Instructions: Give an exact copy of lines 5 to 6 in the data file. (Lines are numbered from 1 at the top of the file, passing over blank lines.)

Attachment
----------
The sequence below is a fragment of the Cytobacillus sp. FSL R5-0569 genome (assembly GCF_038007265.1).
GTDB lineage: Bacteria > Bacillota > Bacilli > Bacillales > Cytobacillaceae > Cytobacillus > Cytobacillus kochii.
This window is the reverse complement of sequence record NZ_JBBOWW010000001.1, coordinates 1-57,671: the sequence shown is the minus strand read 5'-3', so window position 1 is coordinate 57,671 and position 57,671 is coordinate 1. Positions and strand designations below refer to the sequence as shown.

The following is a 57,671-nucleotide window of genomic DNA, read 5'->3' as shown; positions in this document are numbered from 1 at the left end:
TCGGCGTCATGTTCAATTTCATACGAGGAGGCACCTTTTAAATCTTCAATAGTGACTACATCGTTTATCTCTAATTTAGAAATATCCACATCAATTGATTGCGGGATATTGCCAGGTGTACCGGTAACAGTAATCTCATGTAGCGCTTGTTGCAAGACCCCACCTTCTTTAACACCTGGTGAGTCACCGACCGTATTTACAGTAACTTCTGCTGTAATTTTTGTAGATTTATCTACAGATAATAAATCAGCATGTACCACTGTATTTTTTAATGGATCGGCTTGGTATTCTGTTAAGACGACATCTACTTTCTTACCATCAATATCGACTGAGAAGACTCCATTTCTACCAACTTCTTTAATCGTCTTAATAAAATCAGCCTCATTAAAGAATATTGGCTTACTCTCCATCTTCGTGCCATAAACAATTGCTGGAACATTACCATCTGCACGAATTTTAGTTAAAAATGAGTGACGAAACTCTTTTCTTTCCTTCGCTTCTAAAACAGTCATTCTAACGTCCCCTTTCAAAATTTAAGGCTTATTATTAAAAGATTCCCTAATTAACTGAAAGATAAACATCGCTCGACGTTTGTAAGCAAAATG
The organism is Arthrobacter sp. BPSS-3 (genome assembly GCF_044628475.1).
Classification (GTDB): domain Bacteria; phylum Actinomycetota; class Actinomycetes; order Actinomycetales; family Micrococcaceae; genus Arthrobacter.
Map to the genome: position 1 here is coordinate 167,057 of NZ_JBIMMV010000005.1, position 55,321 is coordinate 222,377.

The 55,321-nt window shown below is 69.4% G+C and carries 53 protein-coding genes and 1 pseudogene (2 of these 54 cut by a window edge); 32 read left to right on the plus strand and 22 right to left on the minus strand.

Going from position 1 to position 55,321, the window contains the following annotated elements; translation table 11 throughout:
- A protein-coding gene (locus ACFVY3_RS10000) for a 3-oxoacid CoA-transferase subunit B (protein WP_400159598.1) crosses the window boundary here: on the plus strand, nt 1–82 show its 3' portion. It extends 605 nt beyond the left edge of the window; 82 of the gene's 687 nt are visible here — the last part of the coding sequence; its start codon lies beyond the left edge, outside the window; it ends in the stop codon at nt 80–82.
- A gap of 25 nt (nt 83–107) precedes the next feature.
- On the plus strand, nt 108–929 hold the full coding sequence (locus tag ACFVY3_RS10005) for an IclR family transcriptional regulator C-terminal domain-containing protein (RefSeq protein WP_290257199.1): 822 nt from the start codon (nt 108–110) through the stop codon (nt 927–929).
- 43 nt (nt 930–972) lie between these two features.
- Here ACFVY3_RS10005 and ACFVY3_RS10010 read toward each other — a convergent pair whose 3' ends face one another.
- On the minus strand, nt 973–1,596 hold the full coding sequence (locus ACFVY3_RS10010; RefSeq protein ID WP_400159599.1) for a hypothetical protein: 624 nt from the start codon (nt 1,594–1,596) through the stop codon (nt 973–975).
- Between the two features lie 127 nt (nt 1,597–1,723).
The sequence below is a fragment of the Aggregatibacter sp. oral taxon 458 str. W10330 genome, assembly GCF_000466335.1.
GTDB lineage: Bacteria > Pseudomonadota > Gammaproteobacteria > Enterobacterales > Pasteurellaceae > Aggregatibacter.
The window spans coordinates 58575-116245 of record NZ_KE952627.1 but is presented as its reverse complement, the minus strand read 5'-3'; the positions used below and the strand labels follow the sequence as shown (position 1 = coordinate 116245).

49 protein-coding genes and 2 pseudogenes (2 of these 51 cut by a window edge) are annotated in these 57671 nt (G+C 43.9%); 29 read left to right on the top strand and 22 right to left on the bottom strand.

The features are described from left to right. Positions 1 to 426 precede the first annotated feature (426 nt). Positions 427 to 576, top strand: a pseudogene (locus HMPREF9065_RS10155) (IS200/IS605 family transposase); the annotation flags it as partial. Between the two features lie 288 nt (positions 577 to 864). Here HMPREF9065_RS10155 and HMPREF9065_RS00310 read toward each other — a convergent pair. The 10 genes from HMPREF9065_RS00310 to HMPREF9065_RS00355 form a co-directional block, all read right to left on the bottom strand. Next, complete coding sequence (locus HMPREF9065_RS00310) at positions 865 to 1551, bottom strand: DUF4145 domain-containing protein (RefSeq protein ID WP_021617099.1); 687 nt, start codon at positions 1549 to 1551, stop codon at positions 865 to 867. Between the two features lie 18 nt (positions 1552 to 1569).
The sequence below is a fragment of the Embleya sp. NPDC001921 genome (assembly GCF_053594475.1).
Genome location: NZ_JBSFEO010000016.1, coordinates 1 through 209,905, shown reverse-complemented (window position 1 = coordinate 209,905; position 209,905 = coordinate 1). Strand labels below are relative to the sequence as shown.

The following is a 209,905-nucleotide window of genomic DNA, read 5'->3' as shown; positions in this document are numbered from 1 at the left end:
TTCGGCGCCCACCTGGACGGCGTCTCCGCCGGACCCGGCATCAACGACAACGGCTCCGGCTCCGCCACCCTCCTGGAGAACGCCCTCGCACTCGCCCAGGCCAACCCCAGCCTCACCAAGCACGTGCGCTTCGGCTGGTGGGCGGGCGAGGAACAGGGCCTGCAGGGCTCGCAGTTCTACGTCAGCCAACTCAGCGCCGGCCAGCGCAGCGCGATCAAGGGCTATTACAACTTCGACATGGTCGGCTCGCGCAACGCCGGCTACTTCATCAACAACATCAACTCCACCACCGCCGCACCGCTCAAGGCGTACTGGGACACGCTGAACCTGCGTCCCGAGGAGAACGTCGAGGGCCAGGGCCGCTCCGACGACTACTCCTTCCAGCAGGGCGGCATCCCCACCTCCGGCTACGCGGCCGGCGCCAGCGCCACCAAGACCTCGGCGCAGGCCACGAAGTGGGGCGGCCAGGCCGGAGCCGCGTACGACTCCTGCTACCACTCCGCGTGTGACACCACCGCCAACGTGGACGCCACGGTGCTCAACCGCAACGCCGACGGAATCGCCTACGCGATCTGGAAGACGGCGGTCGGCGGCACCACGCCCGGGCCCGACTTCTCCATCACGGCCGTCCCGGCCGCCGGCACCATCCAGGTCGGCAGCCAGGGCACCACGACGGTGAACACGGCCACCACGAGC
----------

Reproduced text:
TCGGCGTCATGTTCAATTTCATACGAGGAGGCACCTTTTAAATCTTCAATAGTGACTACATCGTTTATCTCTAATTTAGAAATATCCACATCAATTGATTGCGGGATATTGCCAGGTGTACCGGTAACAGTAATCTCATGTAGCGCTTGTTGCAAGACCCCACCTTCTTTAACACCTGGTGAGTCACCGACCGTATTTACAGTAACTTCTGCTGTAATTTTTGTAGATTTATCTACAGATAATAAATCAGCATGTACCACTGTATTTTTTAATGGATCGGCTTGGTATTCTGTTAAGACGACATCTACTTTCTTACCATCAATATCGACTGAGAAGACTCCATTTCTACCAACTTCTTTAATCGTCTTAATAAAATCAGCCTCATTAAAGAATATTGGCTTACTCTCCATCTTCGTGCCATAAACAATTGCTGGAACATTACCATCTGCACGAATTTTAGTTAAAAATGAGTGACGAAACTCTTTTCTTTCCTTCGCTTCTAAAACAGTCATTCTAACGTCCCCTTTCAAAATTTAAGGCTTATTATTAAAAGATTCCCTAATTAACTGAAAGATAAACATCGCTCGACGTTTGTAAGCAAAATG
The organism is Arthrobacter sp. BPSS-3 (genome assembly GCF_044628475.1).